• a wardrobe sells for £500 – listing fee of 36p, plus final value fee of £50, total fees due to eBay = £50.36.

However, you can also sell through Multi Variation Listings (MLV) and sell different sizes or colours of the same item – this can bring enormous savings.

Most sales are paid for with PayPal so an additional fee will be due to PayPal (standard rate is 20p plus 3.25% of amount paid).

PayPal doesn’t advertise it much, but once you are putting more than £1500 per month through their system you can ask for their Merchant rates – these are lower than the standard ones:

Paypal Merchant rate

If you sell mainly very low-cost items it might be worth asking PayPal about their Micropayment scheme – https://www.paypal.com/uk/webapps/mpp/micropayments

Should I open an eBay shop?

Some businesses tick over nicely without a shop, but it’s generally a good idea once you have made a few sales to open a shop. This has an extra cost but means you can sell 250 fixed price listings without paying insertion fees, and more importantly you can access the various promotional opportunities there are on eBay – sales, discounts, BOGOF offers etc.

Shops have an extra cost each month – see this link to work out if it’s worth your while getting a shop, and if so which one: https://www.subs.ebay.co.uk/stores/select/basic

Customer Service

It goes without saying that customer service is important to all types of retail businesses – and even more so when that business is online and buyers cannot see you or judge how you are treating them.

Sellers need to put some effort into how they respond to pre-sale queries, update buyers on the postage system and deal quickly and courteously with any after sale issues.

The key is to put yourself in the buyers’ shoes – how would you like to be treated?

eBay will issue a defect if you don’t resolve any problems with buyers, so ignore them at your peril!

Increasingly sellers are leaving feedback as soon as payment is made – make sure if you do this that you include a packing slip pointing out what you’ve done so that buyers are encouraged to contact you with a problem rather than leaving a negative for you first.

eBay Feedback – don’t pester customers – they will probably already have had several emails from eBay about their purchase, and eBay will ask them to leave feedback. Here’s some of the best feedback I’ve ever seen:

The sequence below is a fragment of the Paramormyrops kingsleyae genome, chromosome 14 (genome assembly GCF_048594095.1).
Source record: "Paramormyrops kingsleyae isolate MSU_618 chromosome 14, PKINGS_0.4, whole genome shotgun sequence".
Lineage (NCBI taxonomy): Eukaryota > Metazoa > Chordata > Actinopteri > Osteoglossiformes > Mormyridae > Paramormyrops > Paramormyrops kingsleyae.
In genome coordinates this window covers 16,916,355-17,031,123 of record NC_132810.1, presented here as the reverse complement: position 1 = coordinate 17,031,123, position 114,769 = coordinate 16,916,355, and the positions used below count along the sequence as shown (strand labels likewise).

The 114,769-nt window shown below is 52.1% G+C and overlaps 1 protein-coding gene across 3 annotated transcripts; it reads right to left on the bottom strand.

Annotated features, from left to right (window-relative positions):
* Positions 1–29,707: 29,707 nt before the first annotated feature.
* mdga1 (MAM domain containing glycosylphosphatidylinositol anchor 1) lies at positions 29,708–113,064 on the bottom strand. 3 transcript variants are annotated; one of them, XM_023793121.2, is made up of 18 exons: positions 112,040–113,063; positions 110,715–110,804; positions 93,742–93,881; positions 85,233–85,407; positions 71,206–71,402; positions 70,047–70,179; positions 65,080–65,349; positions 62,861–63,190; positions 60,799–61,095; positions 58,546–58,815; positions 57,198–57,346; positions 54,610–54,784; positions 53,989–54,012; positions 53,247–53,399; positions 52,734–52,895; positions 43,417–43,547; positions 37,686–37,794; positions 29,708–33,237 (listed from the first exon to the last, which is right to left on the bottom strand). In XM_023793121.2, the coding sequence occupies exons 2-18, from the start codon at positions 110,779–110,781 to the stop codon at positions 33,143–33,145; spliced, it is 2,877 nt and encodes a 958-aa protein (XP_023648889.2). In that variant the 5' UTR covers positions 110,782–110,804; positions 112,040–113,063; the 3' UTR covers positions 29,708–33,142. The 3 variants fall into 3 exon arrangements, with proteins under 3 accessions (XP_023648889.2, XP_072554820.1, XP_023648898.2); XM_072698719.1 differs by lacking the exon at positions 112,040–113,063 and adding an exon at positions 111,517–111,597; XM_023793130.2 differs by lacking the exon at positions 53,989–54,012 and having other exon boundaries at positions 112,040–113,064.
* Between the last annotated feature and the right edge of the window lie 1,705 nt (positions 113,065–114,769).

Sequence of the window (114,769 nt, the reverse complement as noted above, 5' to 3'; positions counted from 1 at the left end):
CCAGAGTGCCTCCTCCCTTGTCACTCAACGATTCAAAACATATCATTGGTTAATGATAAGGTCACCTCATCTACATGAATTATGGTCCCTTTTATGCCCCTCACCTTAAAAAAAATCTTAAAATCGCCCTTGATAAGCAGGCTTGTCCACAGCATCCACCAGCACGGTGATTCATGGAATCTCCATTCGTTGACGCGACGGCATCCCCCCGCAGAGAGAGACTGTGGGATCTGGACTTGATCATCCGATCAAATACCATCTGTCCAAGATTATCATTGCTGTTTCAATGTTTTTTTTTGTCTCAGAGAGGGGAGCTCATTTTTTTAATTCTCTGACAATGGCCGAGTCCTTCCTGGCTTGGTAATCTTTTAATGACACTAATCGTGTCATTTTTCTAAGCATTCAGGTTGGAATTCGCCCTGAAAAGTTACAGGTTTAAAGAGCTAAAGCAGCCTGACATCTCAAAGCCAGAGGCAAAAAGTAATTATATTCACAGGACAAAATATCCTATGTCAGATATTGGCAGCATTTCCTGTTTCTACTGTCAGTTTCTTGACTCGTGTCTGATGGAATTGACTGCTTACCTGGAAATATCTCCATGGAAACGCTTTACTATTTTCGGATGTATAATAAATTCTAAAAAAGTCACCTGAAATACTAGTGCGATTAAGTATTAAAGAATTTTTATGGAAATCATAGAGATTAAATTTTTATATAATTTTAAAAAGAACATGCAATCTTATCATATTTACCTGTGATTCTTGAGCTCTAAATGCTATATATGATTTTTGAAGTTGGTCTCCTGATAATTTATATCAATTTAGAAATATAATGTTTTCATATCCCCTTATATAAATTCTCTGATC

Negative Feedback on eBay account showing harrassment

Increasingly sellers are leaving feedback as soon as payment is made – make sure if you do this that you include a packing slip pointing out what you’ve done so that buyers are encouraged to contact you with a problem rather than leaving a negative for you first.

eBay help

One of the best ways to get advice about eBay is to Google your query – this is quicker than using eBay help. For an opinion rather than a fact, go to Community (found at the bottom of most browser desktop pages) – Discussion boards -Seller Central.

Contacting eBay for specific help can be a little confusing. There are only a few options to choose when going through the Help pages, so it’s best to go straight to contact them by phone. Choose the option closest to your query.

The most common contact numbers in the UK are 0345 359 3229 and 0800 358 3229, and eBay will check who you are based on the phone number you are calling in on, the one registered with your account.

And there you have it – everything you need to get you started and improved to run a successful business on eBay! If you would like more in depth information, and help to manage and increase sales for your business, please get in touch – phone or email us today.

Here is an example of one client we helped recently - his sales soared by 848%

graph showing big sales increase on eBay December 2017

We’ve put together some useful links if you are thinking about starting a business on eBay, or looking to develop your online business.

Feel free to explore the support that is out there, and please do contact us if we can help you start and grow a thriving eBay shop.

More links are being added all the time, so please check back regularly.

Type of WebsiteNameSuitable For:
Selling On eBay Hints and Tips BlogSelling On eBay UK BlogAll Sellers
e-commerce support and commentaryTamebayAll Sellers
eBay's own seller support centreSeller CentreAll Sellers
eBay Community Forum Boards for sellersCommunity BoardsAll Sellers
3rd Party Integration SoftwareLinnworksEstablished Sellers
3rd Party Integration SoftwarechanneladvisorEstablished Sellers
Guide to deciding which integration software to use Matthew Ogborne GuideEstablished Sellers